Column: Debunking ‘Bro-Science’

So it’s been over a month since you promised yourself you would get those six-pack abs and a pair of python-sized biceps. You’ve probably tried everything from dieting to going hard five times a week at the gym. Six weeks later, getting that perfect body for Houseboats or spring break seems hopeless.

Every once in a while, I have friends asking me about my routines and dieting. Some people say that diets and exercise routines sound ridiculous. But we should remember that quote by Thomas Jefferson, which is “If you want something you’ve never had, you must be willing to do something you’ve never done.” Well, it’s time to break the bad habits and step out of your comfort zone. It’s time to get some results.

Diet is probably the easiest path to losing weight. Let’s forget about working out to attain that perfectly sculpted serratus or those Adonis abs. Take the time to figure out your basal metabolic rate (BMR), which is the amount of calories required for the body to function normally at rest.

BMR can be calculated simply in two ways: using some sort of BMR calculator online (Google it), or just actively counting the calories you eat throughout the day while maintaining a stable baseline weight. This process takes longer and is done over a few days or even weeks. Don’t worry about how accurate the figure is; just think of this as a reference point. From there, you figure out the calorie deficit or excess that’s right for you.

The next step is to find a realistic diet you can stick to. Don’t look at a dieting template and think “wow this sucks”; that sort of mentality will only hinder your progress over the long haul. Find a diet that is easy to maintain depending on your daily schedule and how much effort you’re willing to expend. Make sure your diet is reasonable. Don’t try something like limiting yourself to 500 calories a day while also working out.

The other key aspect of a successful diet is to stick to it even if it sounds counterintuitive. If the diet calls for cheat days (days with excess carbs or calories), allow for cheat days. A successful diet is essentially a change in lifestyle. View it as a long-term change to your habits, and not simply a quick fix.

Once dieting is properly executed and maintained, you may consider incorporating a workout routine.

A workout routine is a huge investment of time and calories. While getting fit and strong isn’t exactly a survival necessity in today’s society, good physical health and a strong physique has beneficial effects on other aspects of your life. Point is, don’t waste your time on useless routines; do something that can provide benefits in your everyday life.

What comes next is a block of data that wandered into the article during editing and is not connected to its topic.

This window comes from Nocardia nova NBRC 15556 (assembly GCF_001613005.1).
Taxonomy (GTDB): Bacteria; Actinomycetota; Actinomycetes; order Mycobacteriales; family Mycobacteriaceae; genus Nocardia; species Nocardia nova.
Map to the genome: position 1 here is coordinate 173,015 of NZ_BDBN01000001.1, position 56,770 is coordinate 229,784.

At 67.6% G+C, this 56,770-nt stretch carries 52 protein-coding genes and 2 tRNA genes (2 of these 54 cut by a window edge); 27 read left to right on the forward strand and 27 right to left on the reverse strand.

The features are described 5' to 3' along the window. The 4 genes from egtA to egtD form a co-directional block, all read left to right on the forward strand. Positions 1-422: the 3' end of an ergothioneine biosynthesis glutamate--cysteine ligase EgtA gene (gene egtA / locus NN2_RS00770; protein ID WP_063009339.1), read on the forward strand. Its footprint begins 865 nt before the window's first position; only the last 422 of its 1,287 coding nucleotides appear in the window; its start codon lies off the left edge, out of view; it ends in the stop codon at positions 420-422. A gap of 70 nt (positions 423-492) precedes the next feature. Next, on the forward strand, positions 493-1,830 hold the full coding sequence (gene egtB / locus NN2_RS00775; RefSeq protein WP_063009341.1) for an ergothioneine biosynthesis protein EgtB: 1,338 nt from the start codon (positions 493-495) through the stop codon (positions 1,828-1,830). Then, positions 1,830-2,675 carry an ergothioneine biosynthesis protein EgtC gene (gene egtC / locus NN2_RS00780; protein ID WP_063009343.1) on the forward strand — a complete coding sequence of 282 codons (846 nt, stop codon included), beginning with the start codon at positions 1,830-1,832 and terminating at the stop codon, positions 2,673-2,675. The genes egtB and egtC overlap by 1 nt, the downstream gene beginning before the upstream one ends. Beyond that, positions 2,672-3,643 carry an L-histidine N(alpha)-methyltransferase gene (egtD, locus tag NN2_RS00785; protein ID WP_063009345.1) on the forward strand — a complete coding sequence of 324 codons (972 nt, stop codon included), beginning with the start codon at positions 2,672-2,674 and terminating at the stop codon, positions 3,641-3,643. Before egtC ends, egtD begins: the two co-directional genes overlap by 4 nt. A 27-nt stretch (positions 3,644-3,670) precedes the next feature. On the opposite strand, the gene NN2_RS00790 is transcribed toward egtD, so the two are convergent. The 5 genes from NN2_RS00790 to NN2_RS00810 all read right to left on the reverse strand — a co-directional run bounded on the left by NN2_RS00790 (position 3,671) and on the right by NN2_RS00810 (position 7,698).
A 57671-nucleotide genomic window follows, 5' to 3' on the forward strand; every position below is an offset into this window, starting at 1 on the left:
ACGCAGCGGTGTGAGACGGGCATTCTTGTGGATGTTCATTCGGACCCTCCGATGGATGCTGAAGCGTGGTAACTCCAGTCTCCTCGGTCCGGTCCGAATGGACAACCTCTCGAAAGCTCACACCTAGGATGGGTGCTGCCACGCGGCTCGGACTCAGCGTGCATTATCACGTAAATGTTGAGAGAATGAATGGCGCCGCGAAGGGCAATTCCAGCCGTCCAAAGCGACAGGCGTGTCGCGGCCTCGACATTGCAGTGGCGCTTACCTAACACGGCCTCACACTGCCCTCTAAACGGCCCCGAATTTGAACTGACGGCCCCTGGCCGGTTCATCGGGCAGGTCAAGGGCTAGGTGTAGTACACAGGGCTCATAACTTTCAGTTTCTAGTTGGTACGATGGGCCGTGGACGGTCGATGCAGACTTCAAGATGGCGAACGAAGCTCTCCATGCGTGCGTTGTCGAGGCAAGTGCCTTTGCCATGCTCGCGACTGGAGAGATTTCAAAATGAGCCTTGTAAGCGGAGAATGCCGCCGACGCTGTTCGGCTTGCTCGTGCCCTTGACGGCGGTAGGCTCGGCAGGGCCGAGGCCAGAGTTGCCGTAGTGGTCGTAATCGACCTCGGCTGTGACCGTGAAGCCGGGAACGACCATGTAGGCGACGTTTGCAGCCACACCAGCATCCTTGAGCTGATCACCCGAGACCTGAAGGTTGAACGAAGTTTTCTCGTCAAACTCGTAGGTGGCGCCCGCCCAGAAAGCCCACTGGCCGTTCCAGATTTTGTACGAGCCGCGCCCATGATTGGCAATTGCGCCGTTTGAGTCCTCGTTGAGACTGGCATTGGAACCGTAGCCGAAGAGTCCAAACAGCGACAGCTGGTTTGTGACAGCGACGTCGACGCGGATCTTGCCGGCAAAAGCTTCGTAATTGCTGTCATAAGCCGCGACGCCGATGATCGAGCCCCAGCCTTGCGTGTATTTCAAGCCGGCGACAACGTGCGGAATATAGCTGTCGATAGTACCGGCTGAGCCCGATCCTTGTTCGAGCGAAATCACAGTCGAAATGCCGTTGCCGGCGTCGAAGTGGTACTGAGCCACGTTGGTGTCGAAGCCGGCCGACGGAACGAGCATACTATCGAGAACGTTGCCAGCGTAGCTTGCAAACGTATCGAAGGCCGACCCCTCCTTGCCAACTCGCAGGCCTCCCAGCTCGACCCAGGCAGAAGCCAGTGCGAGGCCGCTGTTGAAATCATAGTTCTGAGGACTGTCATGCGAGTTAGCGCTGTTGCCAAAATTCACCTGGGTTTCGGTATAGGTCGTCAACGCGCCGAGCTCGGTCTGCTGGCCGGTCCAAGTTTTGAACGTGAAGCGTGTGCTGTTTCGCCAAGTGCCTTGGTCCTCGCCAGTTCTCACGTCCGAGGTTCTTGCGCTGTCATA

If you’ve been to the weight room lately, you’ll see there are more people than usual (I call them the “Resolutionaries”). After a few months, the gym clears out again and the only ones left are the “regulars.” This phenomenon happens every year and is usually due to people giving up after not seeing the desired results fast enough.

That is the first problem. People are quick to give up when patience and persistence is key. The bodybuilder greats like Arnold Schwarzenegger and Frank Zane didn’t get their mind-boggling aesthetics over night.

The next bit of advice is simple, yet effective (it’s also the only advice I feel comfortable actually giving): lift heavy, lift heavy and lift heavy. Unless you know what you’re doing, you should forget about burnout sets, supersets, crossfit etc … Develop a strong base to work from. By lifting heavy with few reps per set (3-5), you’re building myofibrillar hypertrophy, which is essentially building denser / true muscle mass.

This works both ways, for weight loss and gains, when combined with the appropriate diet. Don’t skimp out on squats, deadlifts and bench press only to become a cardio bunny. Running helps maintain weight, but lifting helps with building definition.

The benefits of lifting heavy are insurmountable. By lifting heavy, you’re automatically increasing your base strength, which is usable throughout daily life. The mechanisms behind myofibrillar hypertrophy also correlate to better muscle coordination through increased motor neuron stimulation (think of pro-athletes and how coordinated they are).

Lastly, lifting heavy helps keep fat off better. This works in two ways. Your body’s hormone concentrations will change. Testosterone, a naturally produced steroid, will increase, resulting in lower body fat percentage and quicker recovery times. In one study, scientists compared the serum testosterone levels of a male before lifting and after lifting an extensive period of time. The end result was a 27 percent increase in serum testosterone levels. Your body’s basal metabolic rate will also increase just to maintain the newly developed muscle mass. This combination of increased testosterone and muscle mass will help keep body fat relatively low with little effort.

So what should you take from this article? Basically keep things simple, be knowledgeable about the diets and routines, be patient, and most of all stay safe.

ALLEN GUAN can be reached at science@theaggie.org.

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